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Introduction to financial statements

Mar 17, 2009

As we had discussed in the previous article of this series on investing basics, financial statements are among the most important sections of an annual report. For a novice investor, reading and understanding a company's financial statement is quite intimidating at first sight. However, to study and make good investing decisions, it is necessary for one to understand the same. In this article, we shall go through the key constituents of the financial statements - profit and loss account, balance sheet and cash flow statement.

Key financial statements

Profit & Loss account: The profit and loss account (P&L) shows a company's performance over a specific time frame, usually a financial year or a period of 12 months. In India, most companies follow a April to March financial year (as in April 2008 to March 2009 will be one financial year). The P&L account is also known as the income statement. It presents information relating to a company's revenues, manufacturing costs, sales and general expenses, interest and depreciation charges, tax costs, other income, net profits, and dividends.

A typical P&L statement is as hereunder (Source: Britannia).

Sourced from Britannia Industries' FY08 annual report

The balance sheet: The balance sheet gives a snapshot of a company's financial strength. The statement shows what a company owns or controls (assets) and what it owes (liabilities plus equity). In accounting terminology, the balance sheet is broken into two parts - 'Sources of funds' and 'Application of funds'. 'Sources of funds' indicate the total value of financing that a company has done, while 'Application of funds' indicates the areas the company has utilised these funds.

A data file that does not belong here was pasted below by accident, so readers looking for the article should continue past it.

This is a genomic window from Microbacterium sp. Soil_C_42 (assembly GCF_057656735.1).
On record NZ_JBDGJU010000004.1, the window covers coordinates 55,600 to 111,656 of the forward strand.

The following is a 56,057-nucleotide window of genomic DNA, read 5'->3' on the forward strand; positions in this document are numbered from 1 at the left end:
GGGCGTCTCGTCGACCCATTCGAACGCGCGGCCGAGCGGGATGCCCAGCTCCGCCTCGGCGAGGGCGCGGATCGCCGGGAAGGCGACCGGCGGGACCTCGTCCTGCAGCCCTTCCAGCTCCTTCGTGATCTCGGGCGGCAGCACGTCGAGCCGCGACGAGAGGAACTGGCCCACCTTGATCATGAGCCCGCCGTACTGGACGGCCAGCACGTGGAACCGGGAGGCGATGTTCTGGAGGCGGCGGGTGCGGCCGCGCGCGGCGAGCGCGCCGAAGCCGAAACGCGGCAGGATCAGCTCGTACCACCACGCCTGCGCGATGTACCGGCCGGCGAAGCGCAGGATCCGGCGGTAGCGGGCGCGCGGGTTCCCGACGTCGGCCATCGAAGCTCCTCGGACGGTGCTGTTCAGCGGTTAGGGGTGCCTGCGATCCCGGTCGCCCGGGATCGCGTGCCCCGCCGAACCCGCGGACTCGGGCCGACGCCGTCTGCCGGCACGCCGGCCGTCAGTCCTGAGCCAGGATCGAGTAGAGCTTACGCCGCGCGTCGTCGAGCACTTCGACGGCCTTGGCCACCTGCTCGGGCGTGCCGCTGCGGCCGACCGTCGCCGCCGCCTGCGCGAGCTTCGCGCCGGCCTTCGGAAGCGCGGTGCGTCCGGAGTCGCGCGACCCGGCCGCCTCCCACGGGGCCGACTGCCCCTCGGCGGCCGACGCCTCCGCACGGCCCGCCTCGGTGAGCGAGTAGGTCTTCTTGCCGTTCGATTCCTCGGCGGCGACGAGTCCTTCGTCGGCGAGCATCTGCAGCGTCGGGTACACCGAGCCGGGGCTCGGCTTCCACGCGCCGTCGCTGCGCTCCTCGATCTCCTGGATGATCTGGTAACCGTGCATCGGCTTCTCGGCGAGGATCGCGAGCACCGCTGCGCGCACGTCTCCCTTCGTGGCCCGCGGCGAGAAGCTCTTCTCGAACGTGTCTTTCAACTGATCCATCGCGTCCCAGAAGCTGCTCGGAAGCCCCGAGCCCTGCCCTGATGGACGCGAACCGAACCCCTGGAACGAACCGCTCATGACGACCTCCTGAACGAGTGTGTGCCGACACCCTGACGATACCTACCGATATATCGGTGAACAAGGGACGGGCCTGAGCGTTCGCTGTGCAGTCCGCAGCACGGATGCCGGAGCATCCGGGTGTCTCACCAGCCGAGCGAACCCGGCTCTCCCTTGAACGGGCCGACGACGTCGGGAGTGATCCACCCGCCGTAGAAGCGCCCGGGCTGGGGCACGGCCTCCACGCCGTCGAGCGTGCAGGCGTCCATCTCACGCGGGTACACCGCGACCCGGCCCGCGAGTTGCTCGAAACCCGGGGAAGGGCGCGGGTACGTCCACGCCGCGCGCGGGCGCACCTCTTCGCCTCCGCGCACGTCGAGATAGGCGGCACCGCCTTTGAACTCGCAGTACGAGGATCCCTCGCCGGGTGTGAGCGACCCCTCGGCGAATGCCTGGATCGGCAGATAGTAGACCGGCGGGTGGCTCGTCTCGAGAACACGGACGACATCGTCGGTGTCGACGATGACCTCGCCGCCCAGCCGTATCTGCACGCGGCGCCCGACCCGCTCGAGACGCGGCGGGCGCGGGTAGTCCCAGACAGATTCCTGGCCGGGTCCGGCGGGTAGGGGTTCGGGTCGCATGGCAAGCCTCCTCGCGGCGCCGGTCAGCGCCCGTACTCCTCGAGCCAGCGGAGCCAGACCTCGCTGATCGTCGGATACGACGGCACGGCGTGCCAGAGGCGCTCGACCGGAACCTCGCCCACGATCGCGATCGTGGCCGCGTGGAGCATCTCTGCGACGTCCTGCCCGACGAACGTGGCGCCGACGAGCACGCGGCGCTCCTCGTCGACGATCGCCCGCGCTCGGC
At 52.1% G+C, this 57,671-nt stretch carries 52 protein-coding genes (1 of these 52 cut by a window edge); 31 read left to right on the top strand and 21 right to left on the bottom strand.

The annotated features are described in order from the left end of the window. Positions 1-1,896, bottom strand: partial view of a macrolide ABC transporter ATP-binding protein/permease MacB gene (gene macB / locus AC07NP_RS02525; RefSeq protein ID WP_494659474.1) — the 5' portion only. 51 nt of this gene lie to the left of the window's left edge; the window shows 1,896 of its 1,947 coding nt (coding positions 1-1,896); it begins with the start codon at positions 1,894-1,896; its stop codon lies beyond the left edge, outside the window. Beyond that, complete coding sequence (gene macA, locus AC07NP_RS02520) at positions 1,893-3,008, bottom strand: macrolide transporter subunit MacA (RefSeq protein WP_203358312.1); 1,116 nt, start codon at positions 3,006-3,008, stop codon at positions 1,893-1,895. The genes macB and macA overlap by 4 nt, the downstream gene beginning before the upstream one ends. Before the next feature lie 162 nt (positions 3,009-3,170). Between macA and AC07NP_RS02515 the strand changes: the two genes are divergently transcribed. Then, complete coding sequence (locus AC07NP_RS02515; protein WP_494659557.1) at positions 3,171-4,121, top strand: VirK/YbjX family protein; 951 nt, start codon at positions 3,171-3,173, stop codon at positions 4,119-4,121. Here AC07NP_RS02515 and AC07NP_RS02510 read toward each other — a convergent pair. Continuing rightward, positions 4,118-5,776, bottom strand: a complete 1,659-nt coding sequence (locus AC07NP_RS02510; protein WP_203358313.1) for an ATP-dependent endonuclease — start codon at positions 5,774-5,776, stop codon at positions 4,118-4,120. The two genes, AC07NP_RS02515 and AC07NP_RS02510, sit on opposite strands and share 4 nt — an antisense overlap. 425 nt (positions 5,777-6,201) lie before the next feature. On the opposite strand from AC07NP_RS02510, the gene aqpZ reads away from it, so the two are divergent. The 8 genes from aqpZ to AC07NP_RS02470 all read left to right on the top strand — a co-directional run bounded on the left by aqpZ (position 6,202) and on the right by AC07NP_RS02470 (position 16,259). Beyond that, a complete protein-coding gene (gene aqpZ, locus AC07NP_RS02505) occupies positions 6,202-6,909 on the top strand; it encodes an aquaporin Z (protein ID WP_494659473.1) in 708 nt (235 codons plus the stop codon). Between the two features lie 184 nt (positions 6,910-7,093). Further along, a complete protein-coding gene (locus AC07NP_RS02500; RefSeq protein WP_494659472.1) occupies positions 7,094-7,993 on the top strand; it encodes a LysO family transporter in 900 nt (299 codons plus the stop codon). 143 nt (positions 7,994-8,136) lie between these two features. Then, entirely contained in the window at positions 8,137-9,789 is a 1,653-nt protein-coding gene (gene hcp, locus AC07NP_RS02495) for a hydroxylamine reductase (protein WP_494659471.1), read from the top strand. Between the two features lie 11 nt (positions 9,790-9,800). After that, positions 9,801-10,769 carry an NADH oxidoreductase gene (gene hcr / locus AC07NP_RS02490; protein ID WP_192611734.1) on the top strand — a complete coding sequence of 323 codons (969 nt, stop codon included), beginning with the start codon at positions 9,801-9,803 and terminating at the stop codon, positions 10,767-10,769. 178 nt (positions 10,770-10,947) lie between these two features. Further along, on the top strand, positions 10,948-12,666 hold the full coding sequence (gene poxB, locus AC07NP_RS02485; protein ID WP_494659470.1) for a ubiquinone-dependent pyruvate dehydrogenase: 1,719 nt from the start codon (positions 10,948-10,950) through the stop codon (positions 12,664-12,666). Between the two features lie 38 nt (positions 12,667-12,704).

As such, sources of funds = application of funds.

Put in other words, assets = liabilities + equity.

As we are aware, every company has limited resources. What differentiates a good company from an average one is the way in which it utilises such resources.

A typical balance sheet statement is displayed below.

Sourced from Britannia Industries' FY08 annual report

Reworked FY08 balance sheet to simplify the understanding
Total Assets Rs m Total liabilities Rs m
Net fixed assets 2,507 Current liabilities 3,477
Inventories 3,808 Shareholders' funds 7,558
Deferred tax asset (net) 24 Loan funds 1,061
Current assets 5,525    
Miscellaneous exp 232    
Total 12,096 Total 12,096

Cash flow statement

Put in simple terms, a cash flow statement shows the amount of cash and cash equivalents that enter and leave a company. Just as the P&L statement, the cash flow statement shows cash transactions during a particular time frame.

A company can generate or lose cash through its normal operations. Further, it can raise or payback cash through financing activities. In addition, it can use cash for investing in assets or receive cash through sales of assets or through dividends. Being the various aspects of any business, these above-mentioned activities cover most of the integral cash transactions of a company. As such, the cash flow statement allows investors to understand how a particular company's business is running, how it has raised capital and how it is being spent.

A cash flow statement is typically broken into three broader parts:

  • Cash (used in)/ generated from operations
  • Net cash used in investing activities
  • Net cash from financing activities

An example of a cash flow statement is displayed below.

Sourced from Britannia Industries' FY08 annual report

In the next article, we shall start our detailed discussion on the P&L statement and its key constituents.

Investing: Back to Basics Article Series - Previous article | Investing: Back to Basics Article Series | Next article

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2 Responses to "Introduction to financial statements"


Aug 4, 2018

Understanding projections of financil statements and also intrinsic value

Like (1)


Aug 23, 2016

Pl send me the introduction to financial statements PDF copy.

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